Impact of Technology on Public Sector

CIO Review Europe | Tuesday, November 30, 2021

Predictive analytics can be used to plan proposed policy changes in one system against their impact on all systems.

FREMONT, CA: Like many industries, the public sector functions in a fast-changing environment. Technology is bringing people together both inside and outside of countries, and it is upending conventional assumptions. Technology is one of the global megatrends identified that will change governments' functions in 2030 and beyond.

Apart from infrastructure, governments' digital agendas place a strong emphasis on data, particularly open data. According to several studies, governments could reduce their administrative costs by fully utilizing public sector data. The additional benefits that might result from greater access to and use of public-sector data are not included in these estimates. Weather forecasts, traffic management, crime data, increased transparency of government operations (procurement), and educational and cultural information for the general public are just a few examples. In this cluster, big data is another driver of transformation. Predictive analytics can be used to plan proposed policy changes in one system against their impact on all systems.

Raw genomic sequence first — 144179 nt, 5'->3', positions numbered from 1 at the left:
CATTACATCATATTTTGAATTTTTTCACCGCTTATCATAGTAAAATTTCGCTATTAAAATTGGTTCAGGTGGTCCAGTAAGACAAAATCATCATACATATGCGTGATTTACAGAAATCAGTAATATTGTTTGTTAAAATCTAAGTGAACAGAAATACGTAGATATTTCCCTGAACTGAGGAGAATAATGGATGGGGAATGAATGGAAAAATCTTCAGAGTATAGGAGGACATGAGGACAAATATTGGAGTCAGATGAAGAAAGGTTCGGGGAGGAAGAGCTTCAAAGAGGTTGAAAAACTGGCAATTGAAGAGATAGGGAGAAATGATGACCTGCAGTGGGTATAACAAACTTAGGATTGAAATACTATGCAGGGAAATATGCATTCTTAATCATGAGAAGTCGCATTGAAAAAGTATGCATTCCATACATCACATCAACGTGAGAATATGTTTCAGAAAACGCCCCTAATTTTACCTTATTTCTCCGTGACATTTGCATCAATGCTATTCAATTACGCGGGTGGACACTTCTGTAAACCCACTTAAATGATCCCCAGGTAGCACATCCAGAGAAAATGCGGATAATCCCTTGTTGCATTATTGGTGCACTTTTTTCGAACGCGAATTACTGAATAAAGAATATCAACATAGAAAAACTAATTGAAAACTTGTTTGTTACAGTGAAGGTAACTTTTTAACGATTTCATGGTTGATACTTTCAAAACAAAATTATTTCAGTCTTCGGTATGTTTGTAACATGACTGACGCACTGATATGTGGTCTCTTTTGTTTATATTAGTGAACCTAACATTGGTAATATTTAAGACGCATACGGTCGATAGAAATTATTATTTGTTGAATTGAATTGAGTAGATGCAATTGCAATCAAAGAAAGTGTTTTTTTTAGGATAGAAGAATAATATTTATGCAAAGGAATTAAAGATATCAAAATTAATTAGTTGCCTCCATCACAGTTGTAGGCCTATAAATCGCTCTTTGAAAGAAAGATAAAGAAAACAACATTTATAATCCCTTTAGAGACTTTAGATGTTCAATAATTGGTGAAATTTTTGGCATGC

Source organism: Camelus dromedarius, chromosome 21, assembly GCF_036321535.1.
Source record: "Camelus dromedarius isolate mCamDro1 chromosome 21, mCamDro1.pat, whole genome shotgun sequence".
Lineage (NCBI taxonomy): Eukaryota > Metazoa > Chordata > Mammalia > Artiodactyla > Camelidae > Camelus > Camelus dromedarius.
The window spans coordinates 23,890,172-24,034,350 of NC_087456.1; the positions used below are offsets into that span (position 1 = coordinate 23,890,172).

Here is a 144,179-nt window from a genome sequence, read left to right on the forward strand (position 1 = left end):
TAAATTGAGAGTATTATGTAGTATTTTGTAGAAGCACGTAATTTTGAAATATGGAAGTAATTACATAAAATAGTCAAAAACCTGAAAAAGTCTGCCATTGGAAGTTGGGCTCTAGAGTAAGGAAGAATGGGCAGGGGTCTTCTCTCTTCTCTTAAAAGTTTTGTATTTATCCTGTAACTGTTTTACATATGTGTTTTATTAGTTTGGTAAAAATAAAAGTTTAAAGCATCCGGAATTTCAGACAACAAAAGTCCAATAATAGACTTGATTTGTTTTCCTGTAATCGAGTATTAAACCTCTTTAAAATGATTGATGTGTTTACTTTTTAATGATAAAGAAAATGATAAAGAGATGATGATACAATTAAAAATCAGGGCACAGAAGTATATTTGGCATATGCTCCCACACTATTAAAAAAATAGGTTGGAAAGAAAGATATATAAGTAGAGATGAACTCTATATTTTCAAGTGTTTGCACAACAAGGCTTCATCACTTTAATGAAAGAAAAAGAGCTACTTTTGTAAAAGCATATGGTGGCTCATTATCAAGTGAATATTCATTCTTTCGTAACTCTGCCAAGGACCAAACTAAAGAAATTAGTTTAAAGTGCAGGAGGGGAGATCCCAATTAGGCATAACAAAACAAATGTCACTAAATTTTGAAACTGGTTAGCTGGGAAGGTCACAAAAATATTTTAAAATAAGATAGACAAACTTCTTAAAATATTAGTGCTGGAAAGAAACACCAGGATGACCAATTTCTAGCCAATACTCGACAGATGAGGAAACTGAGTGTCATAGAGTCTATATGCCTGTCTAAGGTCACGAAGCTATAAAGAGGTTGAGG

As a result, the trade-offs between public policy on other key megatrends, including energy, water, air, and climate, may be better understood. They already do in some circumstances. At the local level, there is also a better understanding. Advanced analytics are used by fire services to assess the risk of fire in various sites and manage inspections accordingly. Police departments use complex models to predict where various sorts of crimes are most likely to occur in specific situations.

Advanced automated models for risk-based inspections and supervision are available and incorporated into rule and workflow-based systems to assist supervisory bodies. Digitization also brings a significant new type of risk in the shape of cyber security risks. Governments are under increasing pressure to protect their individuals, businesses, and countries from threats that have never been seen before and will continue to grow. According to studies, the cybersphere will become a source of conflict and tension between states of all political stripes over the next two decades, particularly among those for whom cyber security is a critical component of intelligence and military strategy and between individuals or private companies.

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